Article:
Our relationship with nature and the cycle of the seasons has long been celebrated by communities in every corner of the country. Plough Sunday, Michaelmas, Lady Day, Twelfth Night. These were important enough to be fixed in the cultural calendar, expressing a community’s reliance on nature and its need to celebrate. Today, few seasonal celebrations and customs have survived. We are no longer bound by harvest and husbandry to the cycle of the seasons, nor are calendars marked with festivals and celebrations that express this powerful reliance and connection with nature.
Yet, the seasons are still part of all of our lives, our language and our culture. Seasonality is experienced in all places, rural and urban alike, binding us to nature and the passing of time. May Day, Apple Day or Harvest Festivals still provide engaging and enjoyable ways to connect with landscapes and help enhance a distinctive sense of identity within local communities. As a nation we have long been fascinated with measuring, recording and predicting seasonal change – sundials, weather kites, barometers, tide bells, all have been invented to harvest water, light, air pressure and wind to help people navigate daily life and foretell what the skies and tides will bring tomorrow. The seasons are part of us, embedded in the joy we feel when spring comes or the blues we feel in mid-winter. Our culture and language is bristling with music, art, myths, poems, sayings, metaphors, all binding our feelings and thoughts to the weather and the seasons. Red sky at night, clear moon frost soon. We can be ‘mad as a March hare’, feel ‘right as rain’ or have ‘sunny dispositions’.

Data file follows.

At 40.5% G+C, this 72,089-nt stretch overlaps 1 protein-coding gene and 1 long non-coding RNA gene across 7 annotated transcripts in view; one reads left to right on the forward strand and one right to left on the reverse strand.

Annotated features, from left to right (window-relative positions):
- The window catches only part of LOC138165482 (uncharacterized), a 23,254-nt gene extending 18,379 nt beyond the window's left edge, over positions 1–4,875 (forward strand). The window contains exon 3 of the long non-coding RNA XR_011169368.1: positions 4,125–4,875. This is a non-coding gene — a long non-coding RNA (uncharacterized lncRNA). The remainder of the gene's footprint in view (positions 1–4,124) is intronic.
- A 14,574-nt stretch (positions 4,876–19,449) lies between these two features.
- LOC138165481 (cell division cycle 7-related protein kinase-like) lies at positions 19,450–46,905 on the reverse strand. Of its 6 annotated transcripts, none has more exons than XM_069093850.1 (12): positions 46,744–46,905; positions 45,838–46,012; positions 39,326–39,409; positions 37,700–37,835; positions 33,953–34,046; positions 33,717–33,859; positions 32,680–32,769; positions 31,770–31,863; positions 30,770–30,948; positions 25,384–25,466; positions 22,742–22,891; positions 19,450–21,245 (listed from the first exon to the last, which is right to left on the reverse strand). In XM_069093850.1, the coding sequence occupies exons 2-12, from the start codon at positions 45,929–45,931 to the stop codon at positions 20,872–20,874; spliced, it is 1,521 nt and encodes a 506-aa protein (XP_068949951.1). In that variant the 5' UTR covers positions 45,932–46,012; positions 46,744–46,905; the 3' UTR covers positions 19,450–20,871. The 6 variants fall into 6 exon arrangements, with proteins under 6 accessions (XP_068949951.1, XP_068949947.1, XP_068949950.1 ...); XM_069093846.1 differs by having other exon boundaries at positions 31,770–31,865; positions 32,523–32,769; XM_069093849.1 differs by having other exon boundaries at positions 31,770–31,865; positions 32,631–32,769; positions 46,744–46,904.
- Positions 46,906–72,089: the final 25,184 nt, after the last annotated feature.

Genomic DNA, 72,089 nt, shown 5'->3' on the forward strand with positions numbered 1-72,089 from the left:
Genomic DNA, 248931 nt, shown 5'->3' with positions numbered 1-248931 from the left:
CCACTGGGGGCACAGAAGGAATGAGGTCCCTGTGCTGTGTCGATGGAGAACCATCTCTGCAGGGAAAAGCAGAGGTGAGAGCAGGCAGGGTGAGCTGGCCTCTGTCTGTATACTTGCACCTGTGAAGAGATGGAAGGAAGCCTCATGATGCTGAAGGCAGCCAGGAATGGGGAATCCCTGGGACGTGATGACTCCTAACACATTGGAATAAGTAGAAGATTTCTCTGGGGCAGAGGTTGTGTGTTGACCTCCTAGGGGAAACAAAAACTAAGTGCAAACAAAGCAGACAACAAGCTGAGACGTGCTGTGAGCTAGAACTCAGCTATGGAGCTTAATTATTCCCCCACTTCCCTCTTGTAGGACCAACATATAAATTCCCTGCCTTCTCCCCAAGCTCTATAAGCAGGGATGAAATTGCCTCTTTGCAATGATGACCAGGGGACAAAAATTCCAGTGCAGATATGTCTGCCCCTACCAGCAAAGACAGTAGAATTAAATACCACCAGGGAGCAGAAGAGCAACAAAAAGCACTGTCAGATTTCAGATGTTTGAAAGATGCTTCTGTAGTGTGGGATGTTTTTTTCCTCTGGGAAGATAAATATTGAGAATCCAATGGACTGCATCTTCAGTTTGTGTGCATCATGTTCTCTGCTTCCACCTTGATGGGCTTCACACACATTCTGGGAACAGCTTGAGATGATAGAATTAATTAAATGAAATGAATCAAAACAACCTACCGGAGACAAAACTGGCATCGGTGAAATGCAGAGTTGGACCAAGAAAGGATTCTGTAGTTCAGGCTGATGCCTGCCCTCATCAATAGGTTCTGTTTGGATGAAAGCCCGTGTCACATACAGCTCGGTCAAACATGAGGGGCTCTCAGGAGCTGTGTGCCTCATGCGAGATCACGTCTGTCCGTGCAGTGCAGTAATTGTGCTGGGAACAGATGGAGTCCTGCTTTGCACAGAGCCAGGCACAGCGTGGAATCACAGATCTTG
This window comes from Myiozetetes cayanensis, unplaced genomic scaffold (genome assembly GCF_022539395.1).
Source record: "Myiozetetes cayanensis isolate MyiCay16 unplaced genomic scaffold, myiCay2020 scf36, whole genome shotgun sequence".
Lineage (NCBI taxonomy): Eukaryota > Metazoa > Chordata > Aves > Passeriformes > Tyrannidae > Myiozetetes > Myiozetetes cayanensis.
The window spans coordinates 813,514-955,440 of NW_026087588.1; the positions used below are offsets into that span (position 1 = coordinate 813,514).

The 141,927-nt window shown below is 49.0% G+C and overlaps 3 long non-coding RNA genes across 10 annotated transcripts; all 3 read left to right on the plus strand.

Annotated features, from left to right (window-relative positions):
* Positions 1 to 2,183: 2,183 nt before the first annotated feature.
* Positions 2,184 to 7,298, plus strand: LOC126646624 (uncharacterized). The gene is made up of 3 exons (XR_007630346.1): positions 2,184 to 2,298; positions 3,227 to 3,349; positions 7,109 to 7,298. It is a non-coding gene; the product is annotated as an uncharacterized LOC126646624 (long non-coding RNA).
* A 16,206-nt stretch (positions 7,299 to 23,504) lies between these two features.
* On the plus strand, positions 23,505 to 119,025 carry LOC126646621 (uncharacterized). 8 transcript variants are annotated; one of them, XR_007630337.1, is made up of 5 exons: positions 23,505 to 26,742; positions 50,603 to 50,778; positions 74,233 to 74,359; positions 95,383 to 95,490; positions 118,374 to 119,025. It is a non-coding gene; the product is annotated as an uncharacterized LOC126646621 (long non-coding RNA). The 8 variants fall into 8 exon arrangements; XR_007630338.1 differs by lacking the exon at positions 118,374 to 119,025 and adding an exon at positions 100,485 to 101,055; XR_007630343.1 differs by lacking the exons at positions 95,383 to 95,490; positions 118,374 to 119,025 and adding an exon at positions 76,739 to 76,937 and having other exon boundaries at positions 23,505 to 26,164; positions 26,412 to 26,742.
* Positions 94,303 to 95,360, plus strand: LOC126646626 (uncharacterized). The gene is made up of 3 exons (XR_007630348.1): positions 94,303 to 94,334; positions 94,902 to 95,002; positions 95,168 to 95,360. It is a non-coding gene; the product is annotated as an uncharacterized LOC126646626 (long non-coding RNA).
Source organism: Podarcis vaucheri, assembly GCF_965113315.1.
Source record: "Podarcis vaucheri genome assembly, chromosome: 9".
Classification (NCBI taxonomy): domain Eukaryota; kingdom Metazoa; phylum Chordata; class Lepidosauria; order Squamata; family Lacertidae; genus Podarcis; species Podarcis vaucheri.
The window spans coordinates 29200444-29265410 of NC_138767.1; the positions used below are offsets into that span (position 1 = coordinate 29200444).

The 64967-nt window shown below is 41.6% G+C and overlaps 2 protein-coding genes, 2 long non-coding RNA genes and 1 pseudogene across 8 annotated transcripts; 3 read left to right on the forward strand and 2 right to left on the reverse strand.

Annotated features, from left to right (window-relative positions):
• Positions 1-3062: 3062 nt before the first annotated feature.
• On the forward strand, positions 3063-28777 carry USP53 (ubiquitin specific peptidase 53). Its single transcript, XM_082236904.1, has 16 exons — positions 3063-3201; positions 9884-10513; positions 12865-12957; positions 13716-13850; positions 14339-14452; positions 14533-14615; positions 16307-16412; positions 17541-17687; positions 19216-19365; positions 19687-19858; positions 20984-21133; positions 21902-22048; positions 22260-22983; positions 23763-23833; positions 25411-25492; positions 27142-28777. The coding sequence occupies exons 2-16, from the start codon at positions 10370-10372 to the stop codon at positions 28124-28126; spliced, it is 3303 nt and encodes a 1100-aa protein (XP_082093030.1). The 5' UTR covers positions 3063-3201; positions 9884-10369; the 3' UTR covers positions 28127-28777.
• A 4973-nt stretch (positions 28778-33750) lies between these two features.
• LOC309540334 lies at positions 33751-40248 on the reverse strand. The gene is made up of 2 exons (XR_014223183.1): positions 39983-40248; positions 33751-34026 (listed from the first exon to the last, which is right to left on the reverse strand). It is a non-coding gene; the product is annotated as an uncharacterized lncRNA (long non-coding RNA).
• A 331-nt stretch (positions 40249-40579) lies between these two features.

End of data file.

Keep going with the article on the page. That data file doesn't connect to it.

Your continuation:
Days punctuated by night, the waxing and waning of the moon, the rhythm of the seasons and the movement of the sun: these are our building blocks of time, the raw material of almanacs, calendars, our human plans, our celebrations, our hopes and quiet wishes. Before we could read the stars or programme computers, people navigated and predicted the weather by watching clouds, animals, water, or feeling the direction of the wind. The coming seasons were noticed in the first snowdrop, the budding trees, the last swallow, the yellowing leaves, the first ice, reminding us that we are bound to natural events and that we are participating in life, not just standing and watching from the side-lines.
Common Ground are developing various new projects which celebrate the cultural history of the seasons and explore how seasonality can become part of our ever-busying 21st-century lives.
A new exhibition of calendars & almanacs
Food, farming and the land
Learning through the seasons